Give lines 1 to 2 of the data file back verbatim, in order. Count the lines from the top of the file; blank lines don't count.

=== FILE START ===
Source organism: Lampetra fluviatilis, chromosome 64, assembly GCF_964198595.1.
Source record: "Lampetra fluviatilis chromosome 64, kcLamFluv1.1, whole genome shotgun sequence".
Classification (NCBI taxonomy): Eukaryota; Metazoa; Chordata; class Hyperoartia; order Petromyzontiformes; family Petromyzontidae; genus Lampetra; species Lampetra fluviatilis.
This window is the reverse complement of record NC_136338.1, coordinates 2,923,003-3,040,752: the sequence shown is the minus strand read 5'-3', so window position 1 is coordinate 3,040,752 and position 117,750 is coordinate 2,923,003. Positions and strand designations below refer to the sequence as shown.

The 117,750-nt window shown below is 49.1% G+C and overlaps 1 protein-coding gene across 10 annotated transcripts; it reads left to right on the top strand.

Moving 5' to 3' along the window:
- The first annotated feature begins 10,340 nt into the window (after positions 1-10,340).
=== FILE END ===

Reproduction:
Source organism: Lampetra fluviatilis, chromosome 64, assembly GCF_964198595.1.
Source record: "Lampetra fluviatilis chromosome 64, kcLamFluv1.1, whole genome shotgun sequence".